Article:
Values for total suspended solids (TSS) or total dissolved solids (TDS), such as salts, are important considerations. These factors influence the selection of the proper fill for cooling towers. A coarser-meshed packing is used where water contamination is greater, which affects performance.
To avoid corrosion and mineral deposits, it’s critical to utilize clear water with low mineral content (soft water). Higher mineral content water (hard water) can be used with a pad system.
Water treatment can adapt water quality to the adiabatic system. This can be accomplished through filtration and/or chemical treatment. These considerations have an impact on the materials used, the size and performance of heat exchangers, and consequently their overall cost. As a result, to develop the most efficient heat dissipation solution, all aspects of the total system must be considered.
PUE VS WUE
When it comes to the performance of heat rejection equipment, there is a strong correlation between the two metrics of PUE and WUE.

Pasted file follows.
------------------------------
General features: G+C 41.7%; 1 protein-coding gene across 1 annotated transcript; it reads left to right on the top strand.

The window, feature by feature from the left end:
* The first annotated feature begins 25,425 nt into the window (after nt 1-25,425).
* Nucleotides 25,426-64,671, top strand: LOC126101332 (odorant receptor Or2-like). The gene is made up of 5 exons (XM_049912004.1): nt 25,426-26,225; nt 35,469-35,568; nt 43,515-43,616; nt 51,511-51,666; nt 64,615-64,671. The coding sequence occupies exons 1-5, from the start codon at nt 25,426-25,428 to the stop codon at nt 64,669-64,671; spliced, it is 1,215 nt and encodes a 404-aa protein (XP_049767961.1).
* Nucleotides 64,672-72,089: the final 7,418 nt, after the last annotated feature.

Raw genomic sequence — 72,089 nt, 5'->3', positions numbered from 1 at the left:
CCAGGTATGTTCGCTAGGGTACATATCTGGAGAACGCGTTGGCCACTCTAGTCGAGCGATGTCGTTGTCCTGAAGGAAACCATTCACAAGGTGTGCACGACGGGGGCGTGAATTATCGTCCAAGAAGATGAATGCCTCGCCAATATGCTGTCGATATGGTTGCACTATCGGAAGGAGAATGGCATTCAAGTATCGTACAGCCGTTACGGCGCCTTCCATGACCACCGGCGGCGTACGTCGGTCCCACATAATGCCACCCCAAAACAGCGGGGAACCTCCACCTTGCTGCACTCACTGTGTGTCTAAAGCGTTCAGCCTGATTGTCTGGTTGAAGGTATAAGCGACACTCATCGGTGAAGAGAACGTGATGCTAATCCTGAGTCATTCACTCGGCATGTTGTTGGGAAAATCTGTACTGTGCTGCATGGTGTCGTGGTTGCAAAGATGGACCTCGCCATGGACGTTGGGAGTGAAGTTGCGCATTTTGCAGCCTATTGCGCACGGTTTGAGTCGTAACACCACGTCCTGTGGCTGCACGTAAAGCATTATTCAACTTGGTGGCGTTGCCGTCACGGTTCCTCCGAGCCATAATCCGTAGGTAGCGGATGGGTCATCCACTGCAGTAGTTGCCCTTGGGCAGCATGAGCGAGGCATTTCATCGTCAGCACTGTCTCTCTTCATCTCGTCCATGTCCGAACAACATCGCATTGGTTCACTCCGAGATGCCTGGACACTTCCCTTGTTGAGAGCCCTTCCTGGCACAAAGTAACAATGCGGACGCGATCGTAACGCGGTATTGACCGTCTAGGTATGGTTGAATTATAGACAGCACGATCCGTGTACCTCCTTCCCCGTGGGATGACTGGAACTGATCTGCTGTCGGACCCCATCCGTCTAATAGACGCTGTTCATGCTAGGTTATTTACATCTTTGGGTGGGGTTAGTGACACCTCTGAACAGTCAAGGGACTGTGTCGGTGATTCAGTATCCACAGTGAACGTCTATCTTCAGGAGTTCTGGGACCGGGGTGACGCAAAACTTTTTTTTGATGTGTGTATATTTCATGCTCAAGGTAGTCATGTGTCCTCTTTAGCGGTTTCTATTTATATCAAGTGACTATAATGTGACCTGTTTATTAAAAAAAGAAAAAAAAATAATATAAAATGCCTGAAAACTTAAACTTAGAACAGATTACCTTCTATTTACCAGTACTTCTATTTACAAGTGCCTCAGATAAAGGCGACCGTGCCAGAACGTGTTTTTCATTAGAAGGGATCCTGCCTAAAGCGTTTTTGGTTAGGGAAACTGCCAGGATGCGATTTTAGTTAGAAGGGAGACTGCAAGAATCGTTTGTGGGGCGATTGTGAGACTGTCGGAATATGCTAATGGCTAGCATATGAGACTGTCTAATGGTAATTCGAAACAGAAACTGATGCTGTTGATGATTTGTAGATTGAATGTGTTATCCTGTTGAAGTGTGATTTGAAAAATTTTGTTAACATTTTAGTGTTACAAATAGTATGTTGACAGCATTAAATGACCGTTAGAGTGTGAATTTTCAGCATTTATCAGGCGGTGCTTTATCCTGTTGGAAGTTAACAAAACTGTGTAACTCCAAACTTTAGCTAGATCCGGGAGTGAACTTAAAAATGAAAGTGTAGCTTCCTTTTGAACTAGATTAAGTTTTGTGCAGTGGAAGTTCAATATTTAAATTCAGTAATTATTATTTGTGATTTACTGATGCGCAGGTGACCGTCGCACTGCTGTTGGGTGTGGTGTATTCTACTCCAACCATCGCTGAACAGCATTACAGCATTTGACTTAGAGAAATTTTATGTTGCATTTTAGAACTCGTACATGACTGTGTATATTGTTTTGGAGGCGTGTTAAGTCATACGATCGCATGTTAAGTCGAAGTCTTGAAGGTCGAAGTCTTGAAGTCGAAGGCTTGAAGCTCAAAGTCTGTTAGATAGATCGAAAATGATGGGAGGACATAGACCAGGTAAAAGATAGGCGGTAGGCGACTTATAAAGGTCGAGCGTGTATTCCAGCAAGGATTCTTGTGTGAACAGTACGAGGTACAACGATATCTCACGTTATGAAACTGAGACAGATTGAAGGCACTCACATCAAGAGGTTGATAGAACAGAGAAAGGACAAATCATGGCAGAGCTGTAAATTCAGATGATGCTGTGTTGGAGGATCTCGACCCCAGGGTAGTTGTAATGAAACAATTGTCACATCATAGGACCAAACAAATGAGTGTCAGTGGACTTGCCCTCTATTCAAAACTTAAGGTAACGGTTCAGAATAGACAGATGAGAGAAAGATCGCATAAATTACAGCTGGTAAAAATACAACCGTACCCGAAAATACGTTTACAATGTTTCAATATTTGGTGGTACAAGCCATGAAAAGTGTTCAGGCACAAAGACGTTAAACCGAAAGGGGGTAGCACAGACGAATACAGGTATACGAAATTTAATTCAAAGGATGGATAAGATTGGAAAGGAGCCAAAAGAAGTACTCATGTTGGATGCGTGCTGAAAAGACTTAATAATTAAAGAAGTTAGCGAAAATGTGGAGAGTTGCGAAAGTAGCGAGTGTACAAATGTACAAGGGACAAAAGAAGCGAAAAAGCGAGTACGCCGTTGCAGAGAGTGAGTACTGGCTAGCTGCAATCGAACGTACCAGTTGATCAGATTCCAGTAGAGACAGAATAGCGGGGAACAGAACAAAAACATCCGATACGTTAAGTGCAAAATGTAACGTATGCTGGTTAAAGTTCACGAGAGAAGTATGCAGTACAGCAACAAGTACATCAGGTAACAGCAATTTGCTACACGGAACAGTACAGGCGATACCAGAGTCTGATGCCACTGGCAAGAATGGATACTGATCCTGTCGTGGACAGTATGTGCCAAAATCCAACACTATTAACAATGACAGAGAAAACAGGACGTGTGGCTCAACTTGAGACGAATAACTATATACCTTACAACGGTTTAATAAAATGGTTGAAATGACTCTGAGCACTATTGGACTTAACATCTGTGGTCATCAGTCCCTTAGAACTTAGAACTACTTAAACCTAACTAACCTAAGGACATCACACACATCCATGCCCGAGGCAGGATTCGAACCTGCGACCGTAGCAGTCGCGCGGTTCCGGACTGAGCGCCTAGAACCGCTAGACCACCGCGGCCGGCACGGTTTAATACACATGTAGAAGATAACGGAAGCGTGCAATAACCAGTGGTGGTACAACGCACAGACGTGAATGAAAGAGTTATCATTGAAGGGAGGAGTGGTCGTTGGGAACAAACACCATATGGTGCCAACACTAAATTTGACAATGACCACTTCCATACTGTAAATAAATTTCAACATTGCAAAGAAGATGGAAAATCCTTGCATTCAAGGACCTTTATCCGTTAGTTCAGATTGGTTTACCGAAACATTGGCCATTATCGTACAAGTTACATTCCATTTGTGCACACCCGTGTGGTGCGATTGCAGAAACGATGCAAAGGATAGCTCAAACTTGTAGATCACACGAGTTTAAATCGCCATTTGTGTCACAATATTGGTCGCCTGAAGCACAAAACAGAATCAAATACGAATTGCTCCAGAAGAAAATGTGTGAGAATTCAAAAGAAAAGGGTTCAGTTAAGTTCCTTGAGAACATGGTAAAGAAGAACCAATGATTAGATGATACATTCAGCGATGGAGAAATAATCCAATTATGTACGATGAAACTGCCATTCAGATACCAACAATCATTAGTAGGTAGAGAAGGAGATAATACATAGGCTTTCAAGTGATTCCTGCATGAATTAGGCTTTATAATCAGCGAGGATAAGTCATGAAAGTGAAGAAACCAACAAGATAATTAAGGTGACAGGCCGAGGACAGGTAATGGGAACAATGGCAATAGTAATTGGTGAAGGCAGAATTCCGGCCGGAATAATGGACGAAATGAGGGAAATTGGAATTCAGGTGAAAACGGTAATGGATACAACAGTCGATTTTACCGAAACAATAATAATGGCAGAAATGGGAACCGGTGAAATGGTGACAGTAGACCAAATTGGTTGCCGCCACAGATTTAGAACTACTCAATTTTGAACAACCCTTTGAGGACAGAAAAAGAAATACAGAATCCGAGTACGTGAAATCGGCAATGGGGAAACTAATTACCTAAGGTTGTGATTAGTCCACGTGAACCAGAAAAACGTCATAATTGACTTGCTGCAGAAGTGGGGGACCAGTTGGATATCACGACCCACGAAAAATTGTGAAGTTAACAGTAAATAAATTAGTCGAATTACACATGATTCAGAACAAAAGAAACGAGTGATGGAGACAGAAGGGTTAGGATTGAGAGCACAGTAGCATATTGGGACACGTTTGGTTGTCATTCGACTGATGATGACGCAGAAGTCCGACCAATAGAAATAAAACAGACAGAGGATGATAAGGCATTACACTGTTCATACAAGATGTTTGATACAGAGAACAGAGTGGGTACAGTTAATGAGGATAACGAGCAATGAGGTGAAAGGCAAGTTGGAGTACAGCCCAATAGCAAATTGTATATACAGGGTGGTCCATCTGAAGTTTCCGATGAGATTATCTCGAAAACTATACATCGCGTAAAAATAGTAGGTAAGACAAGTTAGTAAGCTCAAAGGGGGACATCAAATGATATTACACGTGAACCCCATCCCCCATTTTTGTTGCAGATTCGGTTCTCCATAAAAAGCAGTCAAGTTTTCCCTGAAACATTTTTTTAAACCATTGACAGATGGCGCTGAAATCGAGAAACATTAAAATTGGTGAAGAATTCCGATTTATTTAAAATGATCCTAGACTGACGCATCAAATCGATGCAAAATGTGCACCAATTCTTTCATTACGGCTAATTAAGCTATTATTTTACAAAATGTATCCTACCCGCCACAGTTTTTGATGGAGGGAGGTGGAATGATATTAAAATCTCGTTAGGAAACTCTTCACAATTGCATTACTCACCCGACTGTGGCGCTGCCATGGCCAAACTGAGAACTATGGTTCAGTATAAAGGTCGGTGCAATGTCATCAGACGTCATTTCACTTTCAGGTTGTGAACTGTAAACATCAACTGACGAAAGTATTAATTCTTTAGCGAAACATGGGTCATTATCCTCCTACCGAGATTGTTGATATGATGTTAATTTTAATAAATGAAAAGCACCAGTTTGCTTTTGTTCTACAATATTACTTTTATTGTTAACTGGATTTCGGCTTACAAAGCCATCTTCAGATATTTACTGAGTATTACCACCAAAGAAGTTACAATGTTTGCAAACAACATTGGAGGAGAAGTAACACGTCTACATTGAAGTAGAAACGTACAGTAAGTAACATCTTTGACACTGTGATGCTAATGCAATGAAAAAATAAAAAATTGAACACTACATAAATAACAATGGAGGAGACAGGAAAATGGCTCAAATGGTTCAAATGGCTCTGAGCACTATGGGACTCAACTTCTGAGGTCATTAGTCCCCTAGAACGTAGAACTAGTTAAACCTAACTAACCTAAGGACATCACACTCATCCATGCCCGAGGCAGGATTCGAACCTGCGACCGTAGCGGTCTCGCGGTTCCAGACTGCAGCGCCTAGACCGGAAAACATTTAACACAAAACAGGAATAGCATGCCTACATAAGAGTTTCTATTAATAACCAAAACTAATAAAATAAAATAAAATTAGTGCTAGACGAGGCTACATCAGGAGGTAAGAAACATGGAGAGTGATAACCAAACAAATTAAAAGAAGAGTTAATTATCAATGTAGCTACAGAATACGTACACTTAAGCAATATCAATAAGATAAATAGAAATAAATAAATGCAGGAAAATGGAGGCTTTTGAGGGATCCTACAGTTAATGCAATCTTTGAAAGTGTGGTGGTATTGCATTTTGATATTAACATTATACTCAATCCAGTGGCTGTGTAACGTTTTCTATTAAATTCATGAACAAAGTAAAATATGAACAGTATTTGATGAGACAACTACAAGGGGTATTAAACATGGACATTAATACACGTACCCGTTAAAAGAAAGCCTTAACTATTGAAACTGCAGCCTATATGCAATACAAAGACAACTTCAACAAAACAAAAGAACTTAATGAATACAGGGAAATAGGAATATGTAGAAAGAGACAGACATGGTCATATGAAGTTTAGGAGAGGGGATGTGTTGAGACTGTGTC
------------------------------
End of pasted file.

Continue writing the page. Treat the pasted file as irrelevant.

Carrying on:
Dry air coolers, which have little influence on WUE but a large impact on PUE, are on one end of the range, while cooling towers, which have a comparatively low impact on PUE but a big impact on WUE, are on the other.
Technologies like adiabatic and enhanced dry coolers, as well as other bridging technologies, are in the middle, lowering PUE at the expense of WUE and vice versa.
Although there are a variety of approaches to improve efficiency, advances in PUE typically come at the expense of WUE.
Advantages Of Technology For Different Conditions